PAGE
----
At Full Draw
The Bear Creek area was known to be inhabited by the Absarokee or Crow nation and other northern plains tribes in the early 1800's. In 1860, the Ft. Laramie treaty led to the establishment of a designated reservation boundary with the influx of European settlers and Western Expansion. The treaty recognized a tribal right to hunt on "all unoccupied lands of the United States." This off-reservation treaty right to hunt was the subject of a 1995 Tenth Circuit decision which held that the treaty right no longer existed.
At full draw is a phrase used to describe a position when the archer has his bow drawn to the peak before the arrow is released. This piece depicts the romantic era of the Northern Plains warrior on a buffalo hunt. This ledger is a tribute to Native American Plains tribes who centered their life around the buffalo for food, shelter, clothing and spiritual inspiration.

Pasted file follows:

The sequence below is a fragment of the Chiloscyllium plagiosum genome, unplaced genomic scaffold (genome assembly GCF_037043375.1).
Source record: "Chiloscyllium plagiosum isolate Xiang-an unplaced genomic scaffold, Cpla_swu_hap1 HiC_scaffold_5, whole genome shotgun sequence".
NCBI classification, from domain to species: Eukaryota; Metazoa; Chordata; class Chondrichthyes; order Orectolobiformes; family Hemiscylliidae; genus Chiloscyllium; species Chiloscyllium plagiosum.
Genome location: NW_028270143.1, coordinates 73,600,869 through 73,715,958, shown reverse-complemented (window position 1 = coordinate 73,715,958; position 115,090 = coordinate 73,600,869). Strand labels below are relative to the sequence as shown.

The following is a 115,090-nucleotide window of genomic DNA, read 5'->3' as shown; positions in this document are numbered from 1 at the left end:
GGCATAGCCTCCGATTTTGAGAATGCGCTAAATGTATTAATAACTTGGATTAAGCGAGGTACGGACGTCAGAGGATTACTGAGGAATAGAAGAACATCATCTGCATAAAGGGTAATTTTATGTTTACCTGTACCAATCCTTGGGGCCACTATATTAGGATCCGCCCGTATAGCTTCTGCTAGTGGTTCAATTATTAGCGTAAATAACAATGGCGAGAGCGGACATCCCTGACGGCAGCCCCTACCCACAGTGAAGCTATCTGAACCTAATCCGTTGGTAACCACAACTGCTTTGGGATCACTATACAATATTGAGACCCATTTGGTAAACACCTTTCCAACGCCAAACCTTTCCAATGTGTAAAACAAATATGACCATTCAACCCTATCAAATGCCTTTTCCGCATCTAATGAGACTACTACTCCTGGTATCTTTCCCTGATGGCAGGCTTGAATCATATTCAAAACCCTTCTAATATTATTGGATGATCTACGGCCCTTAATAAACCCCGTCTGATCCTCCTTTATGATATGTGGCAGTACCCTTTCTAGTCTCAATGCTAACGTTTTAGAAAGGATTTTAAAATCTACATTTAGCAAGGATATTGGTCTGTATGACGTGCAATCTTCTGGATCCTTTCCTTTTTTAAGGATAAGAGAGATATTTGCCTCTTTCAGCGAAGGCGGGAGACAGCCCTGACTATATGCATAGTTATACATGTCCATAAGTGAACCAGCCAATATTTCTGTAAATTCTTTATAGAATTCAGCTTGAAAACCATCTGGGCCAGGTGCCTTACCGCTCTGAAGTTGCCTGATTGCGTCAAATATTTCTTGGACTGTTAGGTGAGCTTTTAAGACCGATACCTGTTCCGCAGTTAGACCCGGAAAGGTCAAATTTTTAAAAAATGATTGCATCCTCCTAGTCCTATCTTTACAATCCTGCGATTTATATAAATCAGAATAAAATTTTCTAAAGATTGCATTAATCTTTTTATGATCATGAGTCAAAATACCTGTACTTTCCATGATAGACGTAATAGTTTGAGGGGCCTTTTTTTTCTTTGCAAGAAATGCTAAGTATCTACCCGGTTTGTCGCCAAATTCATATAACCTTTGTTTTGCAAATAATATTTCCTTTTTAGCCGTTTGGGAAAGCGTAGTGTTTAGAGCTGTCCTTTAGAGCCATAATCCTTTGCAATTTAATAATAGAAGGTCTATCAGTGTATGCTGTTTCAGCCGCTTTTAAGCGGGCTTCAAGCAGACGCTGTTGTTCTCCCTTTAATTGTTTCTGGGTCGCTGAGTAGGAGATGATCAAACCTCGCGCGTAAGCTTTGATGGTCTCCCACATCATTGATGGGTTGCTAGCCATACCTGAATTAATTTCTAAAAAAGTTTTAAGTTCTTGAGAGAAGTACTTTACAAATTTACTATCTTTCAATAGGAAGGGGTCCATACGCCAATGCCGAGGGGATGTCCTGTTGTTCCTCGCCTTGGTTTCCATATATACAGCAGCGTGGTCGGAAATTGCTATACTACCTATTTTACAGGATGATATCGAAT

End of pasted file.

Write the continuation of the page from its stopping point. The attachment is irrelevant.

Many Plains tribes had Buffalo Societies, ceremonies stories/legends where the buffalo was held in very high regards as a gift from the Creator. This regard was maintained from generation to generation by oral traditions, pictorial images and songs. Rituals were performed before and after hunting, as well as to locate buffalo herds.